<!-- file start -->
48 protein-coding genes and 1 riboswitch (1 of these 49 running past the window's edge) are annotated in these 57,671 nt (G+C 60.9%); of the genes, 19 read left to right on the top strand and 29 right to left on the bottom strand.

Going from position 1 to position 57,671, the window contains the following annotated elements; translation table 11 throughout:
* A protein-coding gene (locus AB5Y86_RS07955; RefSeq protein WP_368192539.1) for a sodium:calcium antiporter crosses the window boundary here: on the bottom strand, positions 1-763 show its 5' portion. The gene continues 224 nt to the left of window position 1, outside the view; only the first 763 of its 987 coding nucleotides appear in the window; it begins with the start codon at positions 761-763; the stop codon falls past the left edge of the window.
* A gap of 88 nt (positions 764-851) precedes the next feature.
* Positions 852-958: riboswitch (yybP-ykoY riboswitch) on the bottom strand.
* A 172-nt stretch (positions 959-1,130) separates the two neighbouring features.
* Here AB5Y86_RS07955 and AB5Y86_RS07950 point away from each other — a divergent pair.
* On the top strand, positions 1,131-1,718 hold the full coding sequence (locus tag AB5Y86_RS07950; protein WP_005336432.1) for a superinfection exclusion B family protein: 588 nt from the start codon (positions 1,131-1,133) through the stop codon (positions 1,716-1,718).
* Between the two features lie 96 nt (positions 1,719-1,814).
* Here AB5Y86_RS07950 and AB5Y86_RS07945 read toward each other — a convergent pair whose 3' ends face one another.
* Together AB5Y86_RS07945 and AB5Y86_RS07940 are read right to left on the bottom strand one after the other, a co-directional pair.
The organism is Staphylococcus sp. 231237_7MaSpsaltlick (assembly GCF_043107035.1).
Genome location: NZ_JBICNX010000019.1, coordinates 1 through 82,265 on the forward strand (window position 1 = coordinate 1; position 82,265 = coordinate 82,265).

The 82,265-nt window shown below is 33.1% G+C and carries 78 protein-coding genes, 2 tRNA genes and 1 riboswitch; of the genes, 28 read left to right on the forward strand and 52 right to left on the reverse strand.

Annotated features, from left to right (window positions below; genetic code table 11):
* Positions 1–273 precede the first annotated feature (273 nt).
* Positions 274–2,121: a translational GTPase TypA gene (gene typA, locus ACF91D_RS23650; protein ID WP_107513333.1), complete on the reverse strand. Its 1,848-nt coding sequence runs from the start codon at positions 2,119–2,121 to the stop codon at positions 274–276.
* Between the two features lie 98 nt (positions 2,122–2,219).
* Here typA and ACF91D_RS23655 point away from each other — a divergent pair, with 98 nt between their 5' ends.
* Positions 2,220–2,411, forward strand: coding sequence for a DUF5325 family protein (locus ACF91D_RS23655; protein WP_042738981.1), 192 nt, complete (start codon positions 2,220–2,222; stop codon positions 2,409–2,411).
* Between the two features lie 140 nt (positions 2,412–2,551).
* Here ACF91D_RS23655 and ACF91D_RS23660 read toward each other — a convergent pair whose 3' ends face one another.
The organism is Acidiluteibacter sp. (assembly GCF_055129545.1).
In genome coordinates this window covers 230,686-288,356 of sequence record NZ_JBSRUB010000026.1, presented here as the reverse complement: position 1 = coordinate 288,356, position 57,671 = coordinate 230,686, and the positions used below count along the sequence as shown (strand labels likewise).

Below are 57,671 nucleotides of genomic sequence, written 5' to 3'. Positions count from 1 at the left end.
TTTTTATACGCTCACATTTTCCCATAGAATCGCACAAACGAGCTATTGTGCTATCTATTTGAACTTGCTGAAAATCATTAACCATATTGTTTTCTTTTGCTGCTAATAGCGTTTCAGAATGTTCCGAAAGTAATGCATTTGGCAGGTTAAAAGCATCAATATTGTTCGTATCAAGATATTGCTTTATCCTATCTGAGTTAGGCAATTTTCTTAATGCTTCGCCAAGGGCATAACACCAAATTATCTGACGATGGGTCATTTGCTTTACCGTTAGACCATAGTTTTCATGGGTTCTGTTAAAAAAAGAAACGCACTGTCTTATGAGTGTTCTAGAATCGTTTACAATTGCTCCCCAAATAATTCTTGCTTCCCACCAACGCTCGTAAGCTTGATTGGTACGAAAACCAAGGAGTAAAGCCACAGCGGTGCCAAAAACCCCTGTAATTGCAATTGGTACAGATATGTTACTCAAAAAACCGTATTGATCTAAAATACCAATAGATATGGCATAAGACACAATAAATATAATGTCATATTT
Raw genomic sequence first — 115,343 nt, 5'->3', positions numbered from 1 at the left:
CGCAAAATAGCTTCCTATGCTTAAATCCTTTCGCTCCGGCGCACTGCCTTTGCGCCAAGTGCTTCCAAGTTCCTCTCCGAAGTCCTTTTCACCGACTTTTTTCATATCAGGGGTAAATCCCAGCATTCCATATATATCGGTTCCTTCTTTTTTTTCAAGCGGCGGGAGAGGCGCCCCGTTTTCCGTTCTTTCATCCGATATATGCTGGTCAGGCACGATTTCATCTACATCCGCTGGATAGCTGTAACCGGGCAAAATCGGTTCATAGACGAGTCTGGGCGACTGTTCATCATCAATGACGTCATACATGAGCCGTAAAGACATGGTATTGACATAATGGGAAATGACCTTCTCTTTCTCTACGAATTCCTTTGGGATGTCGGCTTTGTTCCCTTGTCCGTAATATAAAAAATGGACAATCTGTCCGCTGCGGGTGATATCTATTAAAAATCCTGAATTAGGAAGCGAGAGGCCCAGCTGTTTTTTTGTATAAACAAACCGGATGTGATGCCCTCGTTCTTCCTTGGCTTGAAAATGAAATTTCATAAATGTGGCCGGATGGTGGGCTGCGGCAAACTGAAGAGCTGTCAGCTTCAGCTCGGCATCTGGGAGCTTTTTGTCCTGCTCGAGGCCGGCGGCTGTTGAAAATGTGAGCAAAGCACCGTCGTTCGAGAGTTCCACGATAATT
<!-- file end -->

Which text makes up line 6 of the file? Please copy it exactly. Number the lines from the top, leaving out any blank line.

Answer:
* A 172-nt stretch (positions 959-1,130) separates the two neighbouring features.